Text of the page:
Aug 27, 2013 Claire rated it 3 of 5 stars
Shelves: 2013
I enjoy the Elemental Masters series in general, but let's be honest: Mari Prothero did not need any help from Lord A. While I will admit that I would have questioned why nobody in London was concerned about an unknown Water Master on the Welsh coast, I probably wouldn't have missed Nan and Sarah at all in this book if their section had been left out. I don't say this often, but I believe this book would have benefited from being longer. Mari, Daffyd, and the Selch are interesting characters, an ...more
This is the latest installment to Mercedes Lackey's Elemental Mages series, and it's a real doozy, full of fascinating information on the folklore and mythology of Wales. The story takes place somewhere around the same time as Downton Abbey, I'd say about 1910, which gives it a bit of steampunkish flavor that I enjoyed. I also always love hearing about how the elemental mages come into their power and how they wield it. It always takes me aback, however, that Lackey seems to be firmly in the sch ...more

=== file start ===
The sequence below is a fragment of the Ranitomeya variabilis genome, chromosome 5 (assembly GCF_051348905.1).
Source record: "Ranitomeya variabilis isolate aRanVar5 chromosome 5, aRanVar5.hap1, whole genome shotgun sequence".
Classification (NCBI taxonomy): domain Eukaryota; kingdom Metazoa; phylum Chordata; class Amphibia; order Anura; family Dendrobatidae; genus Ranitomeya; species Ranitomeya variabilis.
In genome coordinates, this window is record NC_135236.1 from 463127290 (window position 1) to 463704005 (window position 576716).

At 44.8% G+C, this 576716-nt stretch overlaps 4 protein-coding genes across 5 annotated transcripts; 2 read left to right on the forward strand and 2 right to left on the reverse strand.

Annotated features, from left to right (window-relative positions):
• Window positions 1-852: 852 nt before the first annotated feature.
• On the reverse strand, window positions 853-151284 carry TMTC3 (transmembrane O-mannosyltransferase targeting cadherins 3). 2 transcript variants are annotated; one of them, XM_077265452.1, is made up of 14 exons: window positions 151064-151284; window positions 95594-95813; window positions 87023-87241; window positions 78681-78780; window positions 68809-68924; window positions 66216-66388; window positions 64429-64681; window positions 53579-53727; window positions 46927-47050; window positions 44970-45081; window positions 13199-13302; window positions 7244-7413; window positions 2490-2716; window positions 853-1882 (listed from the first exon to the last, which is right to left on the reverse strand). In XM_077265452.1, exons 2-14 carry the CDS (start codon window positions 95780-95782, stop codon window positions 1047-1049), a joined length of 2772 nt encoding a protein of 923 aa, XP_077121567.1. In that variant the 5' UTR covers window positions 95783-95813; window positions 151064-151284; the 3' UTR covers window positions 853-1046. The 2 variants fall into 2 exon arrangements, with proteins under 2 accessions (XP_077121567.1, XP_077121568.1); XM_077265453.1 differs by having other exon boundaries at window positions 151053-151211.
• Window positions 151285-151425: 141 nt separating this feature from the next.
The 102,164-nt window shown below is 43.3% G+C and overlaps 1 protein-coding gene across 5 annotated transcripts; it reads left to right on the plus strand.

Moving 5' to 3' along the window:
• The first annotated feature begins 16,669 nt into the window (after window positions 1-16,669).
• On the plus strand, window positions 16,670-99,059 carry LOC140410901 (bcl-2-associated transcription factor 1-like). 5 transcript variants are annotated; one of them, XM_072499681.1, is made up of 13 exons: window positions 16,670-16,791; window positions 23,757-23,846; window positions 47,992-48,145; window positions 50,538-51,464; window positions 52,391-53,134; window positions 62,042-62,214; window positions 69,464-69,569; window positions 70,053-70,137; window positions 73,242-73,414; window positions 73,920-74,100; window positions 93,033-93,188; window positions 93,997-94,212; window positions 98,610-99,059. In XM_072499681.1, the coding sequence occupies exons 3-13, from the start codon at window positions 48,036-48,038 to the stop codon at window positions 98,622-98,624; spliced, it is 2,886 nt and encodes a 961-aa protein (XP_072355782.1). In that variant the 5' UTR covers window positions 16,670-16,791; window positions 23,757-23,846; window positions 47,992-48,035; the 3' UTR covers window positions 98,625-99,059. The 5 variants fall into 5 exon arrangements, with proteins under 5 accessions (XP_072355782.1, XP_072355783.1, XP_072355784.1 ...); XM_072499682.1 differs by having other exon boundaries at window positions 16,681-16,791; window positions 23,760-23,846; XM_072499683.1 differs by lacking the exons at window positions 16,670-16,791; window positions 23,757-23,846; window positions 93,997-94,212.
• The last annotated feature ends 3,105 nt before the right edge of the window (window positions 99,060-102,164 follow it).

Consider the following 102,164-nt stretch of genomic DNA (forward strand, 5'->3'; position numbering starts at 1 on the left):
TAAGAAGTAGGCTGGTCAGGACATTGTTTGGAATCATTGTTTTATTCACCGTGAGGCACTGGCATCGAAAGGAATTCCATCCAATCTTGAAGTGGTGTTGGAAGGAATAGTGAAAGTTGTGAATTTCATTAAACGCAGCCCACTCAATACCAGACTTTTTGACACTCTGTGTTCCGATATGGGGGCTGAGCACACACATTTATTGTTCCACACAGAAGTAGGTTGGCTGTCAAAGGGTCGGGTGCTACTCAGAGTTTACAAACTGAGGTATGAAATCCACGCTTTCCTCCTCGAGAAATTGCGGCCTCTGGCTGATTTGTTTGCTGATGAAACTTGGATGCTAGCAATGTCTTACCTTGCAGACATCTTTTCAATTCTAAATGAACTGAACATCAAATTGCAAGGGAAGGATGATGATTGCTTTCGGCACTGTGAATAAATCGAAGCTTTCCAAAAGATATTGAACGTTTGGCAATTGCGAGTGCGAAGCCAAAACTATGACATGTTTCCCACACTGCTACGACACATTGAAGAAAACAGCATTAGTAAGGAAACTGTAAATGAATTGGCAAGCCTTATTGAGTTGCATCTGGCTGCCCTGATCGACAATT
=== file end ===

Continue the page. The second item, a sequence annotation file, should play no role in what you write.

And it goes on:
Confusing and disjointed, Home From The Sea is a rather disappointing addition to the Elemental Masters series. A fusion of old fairy tale lore and fantasy introduces us to a young Welsh lass, Mari Prothero. As the usual strand of these tales go, she find herself to be half Selkie and bound to marry a Selkie husband to satisfy an old family promise.

The premise isn't original, but done well with a strong female lead. What doesn't work with the novel is the strange entwining with the two young Eng
Rereading Phoenix and Ashes and subsequently talking about the Elemental Masters series with Kate has inspired me to go back and read the books that I have missed in the series.